Vulnerability to Stress
The stress-disease relation
Research on stress disease, in general,brought evidence on the extent to which physical and social environmental factors affect health and linked stress to disease. Many diseases are not caused by what happens to us, but especially because of our inability to adapt, thus they are called “adaptation diseases”. Among these, the most common are ulcers, hypertension, coronary accidents and nervous system dysfunctions.
Not every event that causes a certain amount of stress on our body leads to illness, disease will occur only to those persons who aren’t able to adapt. Experiencing stress can be controlled by the individual coping skills and social support. Thus, events can be either successfully overcome, or will expose the individual to a permanent vulnerability to any event.
Photo credit: tuckedinorganics.com
Deficient evaluation of situations, characterized as psychological insecurity, is subject to the following personality factors:
– Distrust and pessimism;
– Proneness to egocentrism;
– Feelings of isolation and rejection;
– Fear of the future;
– Perceiving the others as being bad and the world, in general, as being horrible;
– Predisposition for unhappiness.
People with psychological insecurity have an emotional memory that holds especially failures, unpleasant and humiliating experiences.
Accordingly, vulnerability to stress is a feature specific to certain people to overreact to a variety of stressors.
Stress Coping Strategies
Every change in the range of stimuli trigger a specific stress, the body reacting physiologically and psychologically according to the genetic programs modulated by individual experience. Adaptation to stress is an active process through which the individual, relying on self-assessment of one’s activities and motivations, cope with stressful situations and manage to control them. These are also indirect adaptation strategies aimed only control the stress response, showing a short term efficacy, often leading to unwanted behaviors for the future of that person (alcohol abuse, sedatives, etc.).
Personal resources in coping strategies
Sense of coherence designates the organizing axis of the psychological balance of the individual resistant to the adversities of life. It is represented by features such as self-confidence, proper understanding of aggression as coming from outside or inside world, a good use of all personal and social resources.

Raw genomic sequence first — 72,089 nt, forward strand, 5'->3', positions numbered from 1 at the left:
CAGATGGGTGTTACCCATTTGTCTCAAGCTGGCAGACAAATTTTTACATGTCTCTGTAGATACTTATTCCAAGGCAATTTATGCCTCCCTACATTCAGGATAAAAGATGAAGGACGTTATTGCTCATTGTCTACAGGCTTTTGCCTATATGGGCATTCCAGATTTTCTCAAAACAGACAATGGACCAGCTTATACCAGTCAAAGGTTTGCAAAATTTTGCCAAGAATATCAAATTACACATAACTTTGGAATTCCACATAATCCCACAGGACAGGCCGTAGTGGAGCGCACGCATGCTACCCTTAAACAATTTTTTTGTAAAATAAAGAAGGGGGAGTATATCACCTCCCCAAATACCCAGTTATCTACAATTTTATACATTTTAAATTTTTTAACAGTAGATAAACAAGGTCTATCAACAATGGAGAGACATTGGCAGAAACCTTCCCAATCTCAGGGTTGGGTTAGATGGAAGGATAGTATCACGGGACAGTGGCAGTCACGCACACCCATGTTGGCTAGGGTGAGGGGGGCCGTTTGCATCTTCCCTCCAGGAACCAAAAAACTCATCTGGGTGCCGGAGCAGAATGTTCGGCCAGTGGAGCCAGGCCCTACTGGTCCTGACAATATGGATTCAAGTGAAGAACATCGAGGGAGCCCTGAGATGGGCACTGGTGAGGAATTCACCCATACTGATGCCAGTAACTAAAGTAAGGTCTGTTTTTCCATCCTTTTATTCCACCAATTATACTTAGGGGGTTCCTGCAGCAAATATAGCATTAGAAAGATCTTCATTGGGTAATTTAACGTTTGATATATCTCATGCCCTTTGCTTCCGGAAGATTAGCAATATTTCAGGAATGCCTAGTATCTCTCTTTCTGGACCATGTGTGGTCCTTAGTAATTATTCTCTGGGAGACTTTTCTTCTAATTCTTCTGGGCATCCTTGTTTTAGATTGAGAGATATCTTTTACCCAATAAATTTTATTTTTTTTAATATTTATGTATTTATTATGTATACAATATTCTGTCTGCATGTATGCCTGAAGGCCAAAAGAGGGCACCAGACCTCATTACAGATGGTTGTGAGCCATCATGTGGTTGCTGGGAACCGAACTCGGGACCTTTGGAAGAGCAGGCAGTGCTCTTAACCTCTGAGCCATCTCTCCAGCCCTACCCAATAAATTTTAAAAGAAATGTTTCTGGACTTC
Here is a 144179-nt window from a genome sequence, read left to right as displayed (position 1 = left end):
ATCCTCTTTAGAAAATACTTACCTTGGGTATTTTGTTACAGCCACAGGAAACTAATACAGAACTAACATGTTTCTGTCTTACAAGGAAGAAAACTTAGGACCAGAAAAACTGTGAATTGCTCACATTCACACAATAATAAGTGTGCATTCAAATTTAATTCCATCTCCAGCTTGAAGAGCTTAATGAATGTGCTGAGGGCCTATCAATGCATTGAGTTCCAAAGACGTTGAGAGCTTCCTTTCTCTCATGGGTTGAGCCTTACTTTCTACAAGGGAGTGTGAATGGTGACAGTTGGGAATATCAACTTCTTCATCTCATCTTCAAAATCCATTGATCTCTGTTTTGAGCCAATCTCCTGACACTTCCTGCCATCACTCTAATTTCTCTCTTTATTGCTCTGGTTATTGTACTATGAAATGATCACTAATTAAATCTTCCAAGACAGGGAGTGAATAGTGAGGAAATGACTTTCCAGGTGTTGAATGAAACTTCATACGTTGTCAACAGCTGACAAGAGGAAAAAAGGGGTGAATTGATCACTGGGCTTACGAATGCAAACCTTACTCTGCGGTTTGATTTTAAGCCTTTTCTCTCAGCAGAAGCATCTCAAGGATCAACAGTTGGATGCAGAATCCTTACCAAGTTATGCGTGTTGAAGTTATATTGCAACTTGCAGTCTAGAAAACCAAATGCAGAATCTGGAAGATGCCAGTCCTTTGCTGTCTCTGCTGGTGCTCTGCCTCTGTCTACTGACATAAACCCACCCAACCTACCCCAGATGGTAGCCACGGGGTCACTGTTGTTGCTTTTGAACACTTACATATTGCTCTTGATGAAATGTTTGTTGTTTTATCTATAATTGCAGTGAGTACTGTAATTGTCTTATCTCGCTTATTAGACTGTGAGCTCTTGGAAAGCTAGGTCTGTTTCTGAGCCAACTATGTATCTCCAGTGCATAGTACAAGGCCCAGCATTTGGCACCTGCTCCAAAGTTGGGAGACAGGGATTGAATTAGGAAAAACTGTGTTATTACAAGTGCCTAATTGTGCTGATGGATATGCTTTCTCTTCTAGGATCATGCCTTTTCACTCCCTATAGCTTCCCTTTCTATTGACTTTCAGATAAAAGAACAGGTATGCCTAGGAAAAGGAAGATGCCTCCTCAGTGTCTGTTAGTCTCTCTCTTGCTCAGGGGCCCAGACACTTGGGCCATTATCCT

Perceived self-efficacy represents the individual’s confidence in his own abilities to activate his inner cognitive and motivational resources, necessary for successfully accomplishment of a given task. Self-efficacy is seen as a learned expectation of success. Thus, the behavior is controlled by self-efficacy. On the contrary, if a person has the perception of inefficiency in relation to the world, that person’s behavior will gradually become inhibited, withdrawn, and isolated.
Hardiness illustrates the resistance to stress in the most difficult life events. The three fundamental characteristics of people with increased hardiness are: control, commitment and accepting challenges as some incentives for achieving new personal discoveries about the potential of success. Hardiness creates optimal conditions for high value achievements even in situations that, at first glance, are not encouraging at all.
Self-esteem is the positive or negative subjective evaluation of the self. Derived from the interaction with the environment, it represents a result of previous experiences in which success or failure has a determining role. The perception of your value and your competence is fundamental for the way you will be able handle challenges and for defining your ability to manage stress.
If you value yourself and have a realistic perspective on your skills and competences, you can have a positive perception about yourself. This will help you to trust yourself when you face stressful situations. A positive self evaluation also reflects previous experiences with people who valued you, context that taught you to do the same with your own person.
If you feel worthless and incompetent, you will have less confidence in your ability to handle with the challenge in a productive way and this situation will cause distress. Unfortunately, in such cases it is obvious that you had the experience of being disconsidered by other persons who did not recognize your skills to solve different tasks.
Thus, our beliefs regarding our self can be in our benefit or, on the contrary, against us when we deal with stressful situations.
External resources in coping strategies
Social support plays an important role in counteracting the effects of psychological stress, leading to improved adaptation to stressful situations. Numerous studies have shown that having a network of supportive relationships contribute to our psychological well being. Thus, social support may bring you the following benefits:
- sense of belonging: spending time with different people can help you remove loneliness and better adapt to distress;
- increased self-esteem: having persons around you who consider you a friend can reinforce the idea that you are a good person to have around and whom is good to know;
- sense of security: your social network facilitates your access to information, advice, guidance and other support that you may need. It is also reassuring to know that you have whom to call when you need.